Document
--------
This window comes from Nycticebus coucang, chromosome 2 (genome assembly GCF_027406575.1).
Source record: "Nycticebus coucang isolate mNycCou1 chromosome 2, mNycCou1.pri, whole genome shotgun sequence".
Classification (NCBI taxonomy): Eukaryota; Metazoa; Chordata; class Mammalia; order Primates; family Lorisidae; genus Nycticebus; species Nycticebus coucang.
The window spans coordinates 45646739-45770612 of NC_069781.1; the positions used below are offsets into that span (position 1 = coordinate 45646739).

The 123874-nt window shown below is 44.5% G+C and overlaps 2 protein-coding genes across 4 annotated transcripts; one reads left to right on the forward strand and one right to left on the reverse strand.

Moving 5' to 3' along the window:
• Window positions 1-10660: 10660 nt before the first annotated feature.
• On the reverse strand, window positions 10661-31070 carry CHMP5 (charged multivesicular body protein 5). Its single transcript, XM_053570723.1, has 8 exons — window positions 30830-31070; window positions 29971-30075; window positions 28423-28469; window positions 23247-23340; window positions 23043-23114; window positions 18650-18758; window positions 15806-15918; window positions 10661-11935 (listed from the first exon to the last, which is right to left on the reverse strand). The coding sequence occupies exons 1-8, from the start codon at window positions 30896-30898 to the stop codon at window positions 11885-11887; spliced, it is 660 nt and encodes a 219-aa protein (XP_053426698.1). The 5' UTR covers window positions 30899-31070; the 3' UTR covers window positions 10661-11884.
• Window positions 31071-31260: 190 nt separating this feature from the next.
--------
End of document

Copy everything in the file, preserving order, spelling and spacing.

This window comes from Nycticebus coucang, chromosome 2 (genome assembly GCF_027406575.1).
Source record: "Nycticebus coucang isolate mNycCou1 chromosome 2, mNycCou1.pri, whole genome shotgun sequence".
Classification (NCBI taxonomy): Eukaryota; Metazoa; Chordata; class Mammalia; order Primates; family Lorisidae; genus Nycticebus; species Nycticebus coucang.
The window spans coordinates 45646739-45770612 of NC_069781.1; the positions used below are offsets into that span (position 1 = coordinate 45646739).

The 123874-nt window shown below is 44.5% G+C and overlaps 2 protein-coding genes across 4 annotated transcripts; one reads left to right on the forward strand and one right to left on the reverse strand.

Moving 5' to 3' along the window:
• Window positions 1-10660: 10660 nt before the first annotated feature.
• On the reverse strand, window positions 10661-31070 carry CHMP5 (charged multivesicular body protein 5). Its single transcript, XM_053570723.1, has 8 exons — window positions 30830-31070; window positions 29971-30075; window positions 28423-28469; window positions 23247-23340; window positions 23043-23114; window positions 18650-18758; window positions 15806-15918; window positions 10661-11935 (listed from the first exon to the last, which is right to left on the reverse strand). The coding sequence occupies exons 1-8, from the start codon at window positions 30896-30898 to the stop codon at window positions 11885-11887; spliced, it is 660 nt and encodes a 219-aa protein (XP_053426698.1). The 5' UTR covers window positions 30899-31070; the 3' UTR covers window positions 10661-11884.
• Window positions 31071-31260: 190 nt separating this feature from the next.